Kanha Kisli National Park, the valleys with rich alluvium carry a mixed interspersion of stately, near pure, stands of sal and extensive meadows. It is this characteristic parkland appearance of the valleys that typifies the Kanha landscape. The large grassy clearings are a consequence of old, abandoned cultivation, although many have recently come up as a result of a massive village relocation operation under Project Tiger. This important operation was undertaken with great success in order to meet the twin objective of preventing wild animal damage to the crops and cattle of the interior settlements in the park and to release wildlife habitat from human occupation and disturbance in this prime conservation area. Significantly, the operation was smooth and with full involvement of the affected people who were provided adequate and viable alternatives in the form of agricultural land and new organized housing at sites of their choice outside the park. This has been hailed as a major management success of the Kanha National Park in conservation circles, the world over.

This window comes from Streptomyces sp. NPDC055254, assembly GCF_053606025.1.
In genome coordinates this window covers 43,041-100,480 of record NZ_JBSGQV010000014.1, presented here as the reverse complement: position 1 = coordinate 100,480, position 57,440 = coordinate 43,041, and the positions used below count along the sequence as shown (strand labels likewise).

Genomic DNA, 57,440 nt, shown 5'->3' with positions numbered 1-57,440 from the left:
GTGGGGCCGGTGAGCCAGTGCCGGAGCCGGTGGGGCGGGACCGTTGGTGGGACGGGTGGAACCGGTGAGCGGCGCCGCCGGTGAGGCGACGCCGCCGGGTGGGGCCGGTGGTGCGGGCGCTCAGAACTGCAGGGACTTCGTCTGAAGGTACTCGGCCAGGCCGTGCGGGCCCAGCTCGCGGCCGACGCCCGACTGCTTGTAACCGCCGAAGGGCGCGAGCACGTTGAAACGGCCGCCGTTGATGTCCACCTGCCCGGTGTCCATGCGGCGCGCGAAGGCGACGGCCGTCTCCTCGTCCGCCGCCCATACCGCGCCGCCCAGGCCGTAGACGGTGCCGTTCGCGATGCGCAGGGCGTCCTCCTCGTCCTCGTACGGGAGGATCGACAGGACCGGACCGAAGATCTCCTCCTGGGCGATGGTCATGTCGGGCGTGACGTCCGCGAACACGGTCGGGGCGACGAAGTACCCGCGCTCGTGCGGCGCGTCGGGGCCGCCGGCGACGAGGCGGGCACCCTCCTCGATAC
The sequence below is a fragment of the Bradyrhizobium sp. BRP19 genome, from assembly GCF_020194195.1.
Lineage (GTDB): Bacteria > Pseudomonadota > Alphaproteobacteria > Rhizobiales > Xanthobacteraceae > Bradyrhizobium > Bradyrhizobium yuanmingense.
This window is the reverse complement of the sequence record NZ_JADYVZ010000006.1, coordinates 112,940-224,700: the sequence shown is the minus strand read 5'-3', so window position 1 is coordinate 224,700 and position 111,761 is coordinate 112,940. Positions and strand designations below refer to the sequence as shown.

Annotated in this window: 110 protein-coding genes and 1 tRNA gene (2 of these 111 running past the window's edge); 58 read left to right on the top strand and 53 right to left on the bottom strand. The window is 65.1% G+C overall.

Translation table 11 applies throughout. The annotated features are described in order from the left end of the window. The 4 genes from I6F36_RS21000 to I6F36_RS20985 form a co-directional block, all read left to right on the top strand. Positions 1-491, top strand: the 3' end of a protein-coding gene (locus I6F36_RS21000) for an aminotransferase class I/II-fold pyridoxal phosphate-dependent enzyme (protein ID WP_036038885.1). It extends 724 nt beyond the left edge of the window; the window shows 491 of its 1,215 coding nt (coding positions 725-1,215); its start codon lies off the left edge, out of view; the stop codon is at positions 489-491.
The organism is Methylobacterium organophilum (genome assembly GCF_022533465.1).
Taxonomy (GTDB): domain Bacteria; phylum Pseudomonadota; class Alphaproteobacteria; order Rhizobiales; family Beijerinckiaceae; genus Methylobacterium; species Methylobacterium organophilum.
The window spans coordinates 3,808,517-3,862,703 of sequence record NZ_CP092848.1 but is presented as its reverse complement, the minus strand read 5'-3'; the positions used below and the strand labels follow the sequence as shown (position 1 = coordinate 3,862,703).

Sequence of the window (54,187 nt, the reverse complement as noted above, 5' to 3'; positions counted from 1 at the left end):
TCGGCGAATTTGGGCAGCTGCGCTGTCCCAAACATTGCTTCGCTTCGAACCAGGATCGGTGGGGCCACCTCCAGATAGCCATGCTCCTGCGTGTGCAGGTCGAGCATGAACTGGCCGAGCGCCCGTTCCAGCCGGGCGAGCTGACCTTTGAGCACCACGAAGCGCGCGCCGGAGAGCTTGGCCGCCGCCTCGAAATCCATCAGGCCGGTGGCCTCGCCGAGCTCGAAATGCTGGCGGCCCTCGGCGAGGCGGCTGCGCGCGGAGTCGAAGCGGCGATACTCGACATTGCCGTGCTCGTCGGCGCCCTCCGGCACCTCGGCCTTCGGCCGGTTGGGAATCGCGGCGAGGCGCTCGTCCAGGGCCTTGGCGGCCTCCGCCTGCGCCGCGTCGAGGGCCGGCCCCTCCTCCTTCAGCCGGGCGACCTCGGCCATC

Kanha in Madhya Pradesh (five hours driving from Jabalpur, six from Nagpur) has sometimes been called the N'Gorongoro of India. The simile is apt, albeit Kanha is far greener and its cordon of hills far more densely wooded. Unlike Tanzania's N'Gorongoro, the Kanha valley is not a volcanic crater, though the enclosing hills are a consequence of geologically ancient volcanic activity. The horseshoe-shaped Kanha valley, which accounts for nearly a third and the oldest part of the Kanha National Park, is bound by two distant spurs emanating from the main Mekal ridge, forming its southern rim. The spurs, in their gently tapering traverse, nearly close in the north leaving but a narrow opening for the meandering Sulkum or Surpan river, the valley's main drainage. Herds of the Kanha miscellany, the axis deer (chital), the swamp deer (barasingha), the blackbuck (hiran), the wild pig and occasionally the gaur, throng the central parkland of the valley, providing the basis for the comparison with N'Gorongoro. With its confiding herds and relatively tolerant predators, Kanha offers an almost unrivaled scope to a keen photographer of Indian wildlife.
Wildlife sightings are good all over the preserve. One needs to book park entry in advance and arrange for gypsy as early as possible especially during the holiday season and festivals like Holi, Diwali, Dusshehra, New Year and Week Ends.
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